Thursday, January 1, 2009

We’ve Taken a Giant Step!

After two years of blogging here at blogger.com, it’s time to grow. So 2009 will not only be a new year…it will also mark the beginning of a new phase in our blogging – one we hope you will enjoy.

As of January 1, 2009, we have moved our blog to a new location. From now on, you’ll be able to catch the latest from your favorite bloggers, hear news from the field and leave your comments – all on the new CI blog.

This site will remain active so you can come back and read posts you’ve enjoyed in the past. But we invite you to join us at http://blog.children.org for today’s post.

Thanks…and we’ll see you at our new site!

—The Children International Blog Team

Wednesday, December 31, 2008

Out with the Old

…Out with the old memories, that is.

2008 has come and gone – and like every year, it has left its indelible imprint on history. A worldwide financial crisis…a presidential election…the collapse of the stock market…these things will not be soon forgotten.

But the year brought its share of happy events as well. Not least among these, for me, was the opportunity to travel to our agency in Zambia, Africa. There I witnessed how a family of orphaned children received new hope for life through sponsorship and saw the joy and optimism your generosity is creating.

How about you? What was the single greatest, most defining moment in your sponsorship experience this past year? Please – post a comment and let us know about it. We’d love to share the memory with you.

And from all of us here at CI…have a safe and happy 2009!

P.S. Be sure to check back tomorrow…a big surprise is on the way!

Monday, December 29, 2008

A Chat with Victoria

This is nine year old Victoria from Guatemala City. A member of our field staff caught up with her at one of Children International's community centers and asked her and her mother, Maria, a few questions about sponsorship.

According to Victoria's mother, “When she comes here to get her Christmas gift, she wants everyone to come running here at six in the morning. She tells us 'Hurry, we are going to be last!' Even when we come here for the medicine she feels happy."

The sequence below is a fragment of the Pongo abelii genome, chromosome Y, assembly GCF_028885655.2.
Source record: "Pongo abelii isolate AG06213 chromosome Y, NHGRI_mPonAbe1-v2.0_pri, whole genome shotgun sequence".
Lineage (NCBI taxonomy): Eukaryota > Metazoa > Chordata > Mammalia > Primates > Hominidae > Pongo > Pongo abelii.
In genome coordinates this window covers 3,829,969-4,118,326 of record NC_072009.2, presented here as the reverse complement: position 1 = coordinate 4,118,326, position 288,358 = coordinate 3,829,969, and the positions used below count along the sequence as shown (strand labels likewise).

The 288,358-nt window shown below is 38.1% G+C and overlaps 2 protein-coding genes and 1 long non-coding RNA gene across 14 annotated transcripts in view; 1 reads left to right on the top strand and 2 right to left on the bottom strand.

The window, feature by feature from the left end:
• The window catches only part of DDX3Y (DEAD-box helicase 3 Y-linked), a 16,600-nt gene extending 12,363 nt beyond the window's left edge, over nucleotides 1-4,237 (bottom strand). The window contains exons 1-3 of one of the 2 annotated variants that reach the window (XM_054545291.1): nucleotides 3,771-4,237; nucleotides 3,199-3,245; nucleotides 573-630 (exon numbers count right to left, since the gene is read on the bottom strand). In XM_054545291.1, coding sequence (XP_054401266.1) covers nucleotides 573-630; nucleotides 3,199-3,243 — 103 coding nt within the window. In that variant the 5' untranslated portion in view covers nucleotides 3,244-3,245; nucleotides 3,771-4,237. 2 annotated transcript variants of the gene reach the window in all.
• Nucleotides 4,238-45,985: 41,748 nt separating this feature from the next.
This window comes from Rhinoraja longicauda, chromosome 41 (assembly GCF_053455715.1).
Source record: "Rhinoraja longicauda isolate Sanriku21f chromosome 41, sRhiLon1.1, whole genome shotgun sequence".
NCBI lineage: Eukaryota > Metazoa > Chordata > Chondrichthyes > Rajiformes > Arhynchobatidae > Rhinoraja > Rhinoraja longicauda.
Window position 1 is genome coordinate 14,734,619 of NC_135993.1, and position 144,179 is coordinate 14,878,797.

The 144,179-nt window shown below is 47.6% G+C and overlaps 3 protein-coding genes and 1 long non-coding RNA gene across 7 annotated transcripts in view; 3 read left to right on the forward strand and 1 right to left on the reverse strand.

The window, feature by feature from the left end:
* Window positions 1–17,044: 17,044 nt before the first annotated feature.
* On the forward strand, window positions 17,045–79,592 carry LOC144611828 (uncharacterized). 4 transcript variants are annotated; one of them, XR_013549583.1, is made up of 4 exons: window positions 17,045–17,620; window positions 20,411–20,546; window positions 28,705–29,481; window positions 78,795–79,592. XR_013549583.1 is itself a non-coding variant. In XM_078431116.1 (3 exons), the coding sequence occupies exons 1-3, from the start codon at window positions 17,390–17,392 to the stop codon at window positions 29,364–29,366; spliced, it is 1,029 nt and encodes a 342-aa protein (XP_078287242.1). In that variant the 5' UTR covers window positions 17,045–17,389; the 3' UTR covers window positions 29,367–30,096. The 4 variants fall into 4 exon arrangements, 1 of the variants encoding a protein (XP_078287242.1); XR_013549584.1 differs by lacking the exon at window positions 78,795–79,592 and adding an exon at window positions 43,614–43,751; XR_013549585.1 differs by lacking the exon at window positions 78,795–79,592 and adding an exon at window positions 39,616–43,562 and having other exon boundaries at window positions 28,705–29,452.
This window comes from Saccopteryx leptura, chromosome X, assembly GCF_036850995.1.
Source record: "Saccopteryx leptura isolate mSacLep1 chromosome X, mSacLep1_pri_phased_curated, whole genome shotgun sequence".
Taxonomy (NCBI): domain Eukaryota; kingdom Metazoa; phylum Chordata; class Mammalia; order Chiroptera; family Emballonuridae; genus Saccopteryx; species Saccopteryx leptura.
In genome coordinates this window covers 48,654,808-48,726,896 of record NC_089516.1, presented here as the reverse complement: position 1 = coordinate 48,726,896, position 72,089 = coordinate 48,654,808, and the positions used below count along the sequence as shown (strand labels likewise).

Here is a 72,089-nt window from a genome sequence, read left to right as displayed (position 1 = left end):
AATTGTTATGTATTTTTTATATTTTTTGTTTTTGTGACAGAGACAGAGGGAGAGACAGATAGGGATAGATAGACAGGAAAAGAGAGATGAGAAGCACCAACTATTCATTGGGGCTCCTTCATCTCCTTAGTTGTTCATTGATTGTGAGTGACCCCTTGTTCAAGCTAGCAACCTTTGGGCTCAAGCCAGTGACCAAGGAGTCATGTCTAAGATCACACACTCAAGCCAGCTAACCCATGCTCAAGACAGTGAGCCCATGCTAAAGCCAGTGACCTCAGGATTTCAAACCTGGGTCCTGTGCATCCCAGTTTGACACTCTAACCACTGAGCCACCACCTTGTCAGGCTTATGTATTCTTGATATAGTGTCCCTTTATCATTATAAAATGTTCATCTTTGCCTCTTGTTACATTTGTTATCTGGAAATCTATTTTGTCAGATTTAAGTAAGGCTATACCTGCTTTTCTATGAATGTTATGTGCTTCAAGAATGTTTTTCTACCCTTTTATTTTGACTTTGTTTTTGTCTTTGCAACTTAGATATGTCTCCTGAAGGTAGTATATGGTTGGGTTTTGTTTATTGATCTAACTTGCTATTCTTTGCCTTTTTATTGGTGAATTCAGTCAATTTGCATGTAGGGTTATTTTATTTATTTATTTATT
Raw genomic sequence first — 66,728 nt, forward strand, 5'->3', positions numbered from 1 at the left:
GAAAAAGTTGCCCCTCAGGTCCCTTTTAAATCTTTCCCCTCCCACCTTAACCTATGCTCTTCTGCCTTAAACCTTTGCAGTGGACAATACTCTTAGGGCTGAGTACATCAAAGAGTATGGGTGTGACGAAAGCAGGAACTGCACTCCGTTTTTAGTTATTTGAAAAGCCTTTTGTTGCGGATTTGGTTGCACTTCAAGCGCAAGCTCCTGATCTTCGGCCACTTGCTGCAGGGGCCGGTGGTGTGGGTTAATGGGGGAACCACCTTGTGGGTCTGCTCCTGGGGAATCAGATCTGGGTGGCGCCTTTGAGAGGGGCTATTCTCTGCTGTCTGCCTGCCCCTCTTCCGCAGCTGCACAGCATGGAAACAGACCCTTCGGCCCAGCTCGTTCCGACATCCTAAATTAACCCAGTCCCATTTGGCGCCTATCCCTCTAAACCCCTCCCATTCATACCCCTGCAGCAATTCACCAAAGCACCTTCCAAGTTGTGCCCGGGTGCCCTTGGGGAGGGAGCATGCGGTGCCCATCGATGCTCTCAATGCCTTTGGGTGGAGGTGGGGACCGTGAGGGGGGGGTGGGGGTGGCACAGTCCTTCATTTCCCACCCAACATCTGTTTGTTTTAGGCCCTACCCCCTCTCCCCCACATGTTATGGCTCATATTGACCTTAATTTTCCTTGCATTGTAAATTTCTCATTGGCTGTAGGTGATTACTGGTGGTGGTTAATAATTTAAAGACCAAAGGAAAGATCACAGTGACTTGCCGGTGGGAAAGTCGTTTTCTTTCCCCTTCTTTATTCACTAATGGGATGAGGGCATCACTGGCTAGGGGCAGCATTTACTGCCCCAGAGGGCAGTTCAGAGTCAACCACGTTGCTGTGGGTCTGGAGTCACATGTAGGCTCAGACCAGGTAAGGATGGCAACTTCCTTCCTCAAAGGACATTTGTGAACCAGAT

Victoria also had a message to share with her sponsor: "I am doing well at school and I like going. I thank my sponsor for supporting me and I appreciate her."

Reporting assistance and photo by Raquel Lacán and Miriam Lemus of Guatemala City.

Thursday, December 25, 2008

A Christmas Wish from CI President Jim Cook

It’s that special time of year…The holidays. Christmas lights, carols and personal thoughts of what it all means to each of us.

At this time of year I’m particularly happy to be part of something that helps so many in so many meaningful ways.

I also particularly enjoy talking to our generous sponsors this time of year. They are all inspiring in their own unique ways.

At the end of this tumultuous year in the world financial markets and the U.S. economy, I’m reminded how relative tough times are…by thinking of those less fortunate that we serve around the world.

This was really emphasized for me recently when I was speaking with my son who was wrapping up the semester at his university. He had been under the weather while trying to write papers and study for exams…he said he was starting to feel sorry for himself when he happened to visit the Children International website and saw some of the children there and read a couple of stories. He remembered the experiences he had when he accompanied me to Honduras and Guatemala in his early teens.

After that, he revised his computer wallpaper to have a sponsored child’s picture on it as a reminder of just how bad he didn’t have it…and to remind him that there are many much more challenged, with far greater difficulties, EVERY day!

That’s a big part of what this season is about, I think.

Merry Christmas!

Jim

Posted on behalf of Jim Cook, president of Children International. Photo by Marelvis Campo.

Wednesday, December 24, 2008

On the 12th Day of Christmas My Sponsor Gave to Me…

…12 Months of Friendship

It seems perfect that our last day of Christmas be about something that is so important during the holiday – the connection we have to one another.

I’m sure it comes as no surprise to most of your that your sponsored child thinks of you as a friend, a steady, reassuring presence in what can be a fairly chaotic and uncertain life. That’s why your letters are so meaningful. They provide that special boost when it’s needed most. And when your child knows you’re going to be there all year long, well, it helps them believe that his or her life has possibilities.

More than once I’ve had a sponsored child entrust to me a message that I am to spirit back with haste to his or her special friend. “Tell him I love him,” or “Please tell her that I am thankful for her and pray for her every night.” Often, they’ll make me promise. And, often, with a fair amount of luck anyway, I can play the part of happy messenger and deliver the dispatch.

So, in celebration of the friendship that sponsorship helps foster, on this, the 12th day of Christmas, I’d like to share with you what the season is really all about, as told by sponsor Robin Buckley, who was lucky enough to be with his special friends, Roberto and Bianny, so near the holiday.